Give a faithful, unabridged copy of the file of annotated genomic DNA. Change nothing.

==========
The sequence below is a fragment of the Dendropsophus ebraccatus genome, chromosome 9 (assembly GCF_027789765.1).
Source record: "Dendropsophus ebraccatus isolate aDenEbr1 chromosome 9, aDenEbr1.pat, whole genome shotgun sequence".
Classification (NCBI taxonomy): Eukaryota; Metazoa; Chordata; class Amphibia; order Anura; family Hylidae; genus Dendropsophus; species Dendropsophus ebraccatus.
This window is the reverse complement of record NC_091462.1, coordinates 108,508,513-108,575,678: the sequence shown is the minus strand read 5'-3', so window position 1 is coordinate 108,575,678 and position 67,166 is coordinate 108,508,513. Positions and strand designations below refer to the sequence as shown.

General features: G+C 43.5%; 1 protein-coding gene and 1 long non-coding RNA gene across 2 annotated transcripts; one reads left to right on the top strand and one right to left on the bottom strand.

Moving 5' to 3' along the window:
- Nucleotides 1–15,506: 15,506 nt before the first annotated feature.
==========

The sequence below is a fragment of the Dendropsophus ebraccatus genome, chromosome 9 (assembly GCF_027789765.1).
Source record: "Dendropsophus ebraccatus isolate aDenEbr1 chromosome 9, aDenEbr1.pat, whole genome shotgun sequence".
Classification (NCBI taxonomy): Eukaryota; Metazoa; Chordata; class Amphibia; order Anura; family Hylidae; genus Dendropsophus; species Dendropsophus ebraccatus.
This window is the reverse complement of record NC_091462.1, coordinates 108,508,513-108,575,678: the sequence shown is the minus strand read 5'-3', so window position 1 is coordinate 108,575,678 and position 67,166 is coordinate 108,508,513. Positions and strand designations below refer to the sequence as shown.

General features: G+C 43.5%; 1 protein-coding gene and 1 long non-coding RNA gene across 2 annotated transcripts; one reads left to right on the top strand and one right to left on the bottom strand.

Moving 5' to 3' along the window:
- Nucleotides 1–15,506: 15,506 nt before the first annotated feature.